sat 13/07/2024

Art in Action, The Tanks, Tate Modern | reviews, news & interviews

Art in Action, The Tanks, Tate Modern

Art in Action, The Tanks, Tate Modern

An impressive new space for performance art

The Tanks: A handsome new performance space that will have curators licking their lips

You now have two choices when you roll down to the bottom of the Turbine Hall's slope.

You can go left to the established Tate Modern collection of paintings and sculptures in white boxes, or right to a warren of performance and video art that fills two new large concrete barrel rooms - two options in gallery geometry and art practice. With the help of architects Herzog and De Meuron, Tate have incorporated the two disused oil drums into the gallery to provide a permanent platform for the immersive and interactive art forms that have come to dominate the visual arts over the past half century. The aim is overdue and the result impressive.

Most impressive is the way Herzog and De Meuron have left the bare barrels pretty untouched. The lovely fresh smell of concrete that hangs in the air is proof. Neat little design features like the textured black ceiling and moulded concrete overhang for the lighting box window notwithstanding, the spaces are offered in all their unvarnished glory. They are honest rooms, open to possibility. "Imagine a classical painting hanging in the round raw concrete," suggests Jacques Herzog. That would be something. But then so was the performance of Anne Teresa De Keersmaeker's Fase: Four Movements to the Music of Steve Reich, which we got a preview of on Monday.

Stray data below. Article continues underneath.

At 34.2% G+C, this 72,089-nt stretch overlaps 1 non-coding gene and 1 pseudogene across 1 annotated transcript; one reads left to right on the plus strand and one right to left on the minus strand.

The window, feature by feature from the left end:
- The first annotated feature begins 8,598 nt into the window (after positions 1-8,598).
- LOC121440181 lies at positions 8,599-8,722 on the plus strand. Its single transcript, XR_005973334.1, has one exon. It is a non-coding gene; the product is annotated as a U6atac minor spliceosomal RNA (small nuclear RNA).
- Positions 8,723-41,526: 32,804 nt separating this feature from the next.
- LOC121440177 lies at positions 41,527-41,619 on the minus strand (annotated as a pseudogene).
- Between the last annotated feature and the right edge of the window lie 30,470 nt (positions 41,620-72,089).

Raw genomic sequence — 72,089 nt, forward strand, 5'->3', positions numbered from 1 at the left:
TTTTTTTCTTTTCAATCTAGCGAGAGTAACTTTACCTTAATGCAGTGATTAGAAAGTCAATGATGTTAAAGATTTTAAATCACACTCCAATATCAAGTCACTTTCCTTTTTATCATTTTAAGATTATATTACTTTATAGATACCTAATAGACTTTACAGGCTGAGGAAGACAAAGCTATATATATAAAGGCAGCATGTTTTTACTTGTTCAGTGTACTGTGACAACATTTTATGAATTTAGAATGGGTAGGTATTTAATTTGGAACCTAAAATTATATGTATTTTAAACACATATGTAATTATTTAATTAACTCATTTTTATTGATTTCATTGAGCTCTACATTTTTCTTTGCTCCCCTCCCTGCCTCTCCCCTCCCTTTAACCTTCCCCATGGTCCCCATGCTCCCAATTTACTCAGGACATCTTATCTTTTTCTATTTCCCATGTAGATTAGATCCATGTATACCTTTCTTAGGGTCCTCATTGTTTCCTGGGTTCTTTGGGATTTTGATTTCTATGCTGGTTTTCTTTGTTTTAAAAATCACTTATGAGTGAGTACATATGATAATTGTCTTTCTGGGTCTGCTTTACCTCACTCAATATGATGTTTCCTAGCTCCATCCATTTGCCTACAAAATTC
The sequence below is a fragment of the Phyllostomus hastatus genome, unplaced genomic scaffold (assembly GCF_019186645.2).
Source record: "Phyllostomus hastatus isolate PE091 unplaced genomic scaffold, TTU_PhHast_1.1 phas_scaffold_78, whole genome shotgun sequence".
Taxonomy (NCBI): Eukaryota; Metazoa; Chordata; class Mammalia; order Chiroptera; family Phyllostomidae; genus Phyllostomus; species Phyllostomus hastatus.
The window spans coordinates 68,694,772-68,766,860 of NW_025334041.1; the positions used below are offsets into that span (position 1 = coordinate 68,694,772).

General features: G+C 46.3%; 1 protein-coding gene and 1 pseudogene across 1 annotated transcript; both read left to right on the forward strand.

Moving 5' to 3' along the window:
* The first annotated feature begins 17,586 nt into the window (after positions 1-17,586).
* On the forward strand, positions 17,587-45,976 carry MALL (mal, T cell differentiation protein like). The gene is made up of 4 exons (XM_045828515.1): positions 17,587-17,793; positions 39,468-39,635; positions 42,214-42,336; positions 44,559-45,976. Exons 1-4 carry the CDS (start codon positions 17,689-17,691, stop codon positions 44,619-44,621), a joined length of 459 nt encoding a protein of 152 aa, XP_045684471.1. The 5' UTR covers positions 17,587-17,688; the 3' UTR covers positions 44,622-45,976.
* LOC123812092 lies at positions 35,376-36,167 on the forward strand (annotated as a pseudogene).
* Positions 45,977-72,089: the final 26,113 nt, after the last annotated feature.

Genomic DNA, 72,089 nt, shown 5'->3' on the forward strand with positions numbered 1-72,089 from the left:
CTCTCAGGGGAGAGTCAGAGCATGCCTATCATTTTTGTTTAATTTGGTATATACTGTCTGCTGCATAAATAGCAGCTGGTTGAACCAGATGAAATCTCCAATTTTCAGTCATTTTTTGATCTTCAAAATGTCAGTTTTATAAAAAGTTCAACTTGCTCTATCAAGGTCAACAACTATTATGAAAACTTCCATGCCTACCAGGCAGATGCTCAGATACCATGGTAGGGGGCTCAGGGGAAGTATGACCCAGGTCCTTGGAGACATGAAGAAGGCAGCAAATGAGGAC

Sung Hwan Kim's film Temper Clay is rich in beauty and atmosphere

Freeing modern dance of the stage almost always works. It seems right that we should have as much freedom to do as we want with our own bodies as the dancers have with theirs. The whole ad hoc nature of the viewing experience - some people seated cross legged on the floor, some crowding the performance in a square, others walking round the outside - also seemed right for a work that is an apotheosis of the 1960s New York music and dance scene.

The confusion of start times and ingoing and outgoing scrums as the floor was prepared for each number meant I only caught two of the four pieces. Come Out, one of Steve Reich's earliest tape pieces, was set to an appropriately embryonic scenario, made up of two women (including De Keersmaeker herself), two chairs and machinist gesturing. The dancers only fleetingly get up on their feet before falling back, their movement cut off in the same way that the words of the young man on the tape (a 1964 Harlem rioter) never quite resolve themselves into a sentence. Like his words, their actions are staggered and their bodies begin to phase in and out of sync.

De Keersmaeker dances alone in the other work, Violin Phase, her movement following a circle. She is now in innocent dress, sporting girl's sandals and a white chemise that, periodically, she flings up above her waist. A smile ushers in a jump or a slap of the floor. There's an aggressive moment, a drunken moment, expressiveness in equilibrium with formality. That said, after seeing Lucinda Childs's breathtaking realisation of musical phasing in Philip Glass's Einstein on the Beach recently, Keersmaeker's approach came across as a little earthbound.